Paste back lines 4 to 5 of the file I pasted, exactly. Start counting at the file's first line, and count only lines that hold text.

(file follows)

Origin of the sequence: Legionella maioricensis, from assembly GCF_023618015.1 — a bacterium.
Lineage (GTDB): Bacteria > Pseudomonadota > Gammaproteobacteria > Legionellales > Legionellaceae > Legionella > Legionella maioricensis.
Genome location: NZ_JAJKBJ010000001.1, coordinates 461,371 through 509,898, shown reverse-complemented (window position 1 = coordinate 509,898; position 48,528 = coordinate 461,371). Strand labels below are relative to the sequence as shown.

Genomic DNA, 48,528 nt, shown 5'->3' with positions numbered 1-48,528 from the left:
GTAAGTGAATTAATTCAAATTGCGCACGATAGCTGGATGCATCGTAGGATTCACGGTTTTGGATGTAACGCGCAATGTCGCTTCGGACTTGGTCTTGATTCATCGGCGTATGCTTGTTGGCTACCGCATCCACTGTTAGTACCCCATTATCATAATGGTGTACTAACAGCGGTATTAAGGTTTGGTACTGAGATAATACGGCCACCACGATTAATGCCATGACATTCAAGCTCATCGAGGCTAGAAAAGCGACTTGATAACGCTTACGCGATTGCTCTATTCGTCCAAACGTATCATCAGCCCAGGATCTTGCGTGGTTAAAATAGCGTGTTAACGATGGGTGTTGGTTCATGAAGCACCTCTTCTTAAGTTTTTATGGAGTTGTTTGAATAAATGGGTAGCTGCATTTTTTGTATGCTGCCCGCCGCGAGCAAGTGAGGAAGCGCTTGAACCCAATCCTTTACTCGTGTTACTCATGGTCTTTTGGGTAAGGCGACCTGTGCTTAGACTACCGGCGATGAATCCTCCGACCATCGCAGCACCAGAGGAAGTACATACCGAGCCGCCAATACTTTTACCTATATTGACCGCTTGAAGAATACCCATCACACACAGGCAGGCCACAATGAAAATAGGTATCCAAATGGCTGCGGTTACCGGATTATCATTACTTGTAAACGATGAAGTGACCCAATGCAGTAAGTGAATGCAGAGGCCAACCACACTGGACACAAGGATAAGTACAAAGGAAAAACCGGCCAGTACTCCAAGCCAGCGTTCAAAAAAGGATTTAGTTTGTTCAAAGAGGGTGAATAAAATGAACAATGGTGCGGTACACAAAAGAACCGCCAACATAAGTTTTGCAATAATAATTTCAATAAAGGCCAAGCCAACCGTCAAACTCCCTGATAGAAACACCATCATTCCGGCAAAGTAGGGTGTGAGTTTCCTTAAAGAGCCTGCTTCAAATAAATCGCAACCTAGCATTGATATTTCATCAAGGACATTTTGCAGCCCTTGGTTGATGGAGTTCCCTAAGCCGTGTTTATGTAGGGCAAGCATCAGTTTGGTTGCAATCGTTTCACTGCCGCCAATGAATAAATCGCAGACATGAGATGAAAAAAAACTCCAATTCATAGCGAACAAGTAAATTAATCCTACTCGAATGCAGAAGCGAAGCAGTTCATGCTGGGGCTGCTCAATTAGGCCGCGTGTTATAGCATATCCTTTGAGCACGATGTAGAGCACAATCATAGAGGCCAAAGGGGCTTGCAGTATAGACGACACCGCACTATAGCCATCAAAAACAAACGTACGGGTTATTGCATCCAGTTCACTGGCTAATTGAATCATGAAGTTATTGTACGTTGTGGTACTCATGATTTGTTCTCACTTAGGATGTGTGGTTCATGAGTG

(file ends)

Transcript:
Genomic DNA, 48,528 nt, shown 5'->3' with positions numbered 1-48,528 from the left:
GTAAGTGAATTAATTCAAATTGCGCACGATAGCTGGATGCATCGTAGGATTCACGGTTTTGGATGTAACGCGCAATGTCGCTTCGGACTTGGTCTTGATTCATCGGCGTATGCTTGTTGGCTACCGCATCCACTGTTAGTACCCCATTATCATAATGGTGTACTAACAGCGGTATTAAGGTTTGGTACTGAGATAATACGGCCACCACGATTAATGCCATGACATTCAAGCTCATCGAGGCTAGAAAAGCGACTTGATAACGCTTACGCGATTGCTCTATTCGTCCAAACGTATCATCAGCCCAGGATCTTGCGTGGTTAAAATAGCGTGTTAACGATGGGTGTTGGTTCATGAAGCACCTCTTCTTAAGTTTTTATGGAGTTGTTTGAATAAATGGGTAGCTGCATTTTTTGTATGCTGCCCGCCGCGAGCAAGTGAGGAAGCGCTTGAACCCAATCCTTTACTCGTGTTACTCATGGTCTTTTGGGTAAGGCGACCTGTGCTTAGACTACCGGCGATGAATCCTCCGACCATCGCAGCACCAGAGGAAGTACATACCGAGCCGCCAATACTTTTACCTATATTGACCGCTTGAAGAATACCCATCACACACAGGCAGGCCACAATGAAAATAGGTATCCAAATGGCTGCGGTTACCGGATTATCATTACTTGTAAACGATGAAGTGACCCAATGCAGTAAGTGAATGCAGAGGCCAACCACACTGGACACAAGGATAAGTACAAAGGAAAAACCGGCCAGTACTCCAAGCCAGCGTTCAAAAAAGGATTTAGTTTGTTCAAAGAGGGTGAATAAAATGAACAATGGTGCGGTACACAAAAGAACCGCCAACATAAGTTTTGCAATAATAATTTCAATAAAGGCCAAGCCAACCGTCAAACTCCCTGATAGAAACACCATCATTCCGGCAAAGTAGGGTGTGAGTTTCCTTAAAGAGCCTGCTTCAAATAAATCGCAACCTAGCATTGATATTTCATCAAGGACATTTTGCAGCCCTTGGTTGATGGAGTTCCCTAAGCCGTGTTTATGTAGGGCAAGCATCAGTTTGGTTGCAATCGTTTCACTGCCGCCAATGAATAAATCGCAGACATGAGATGAAAAAAAACTCCAATTCATAGCGAACAAGTAAATTAATCCTACTCGAATGCAGAAGCGAAGCAGTTCATGCTGGGGCTGCTCAATTAGGCCGCGTGTTATAGCATATCCTTTGAGCACGATGTAGAGCACAATCATAGAGGCCAAAGGGGCTTGCAGTATAGACGACACCGCACTATAGCCATCAAAAACAAACGTACGGGTTATTGCATCCAGTTCACTGGCTAATTGAATCATGAAGTTATTGTACGTTGTGGTACTCATGATTTGTTCTCACTTAGGATGTGTGGTTCATGAGTG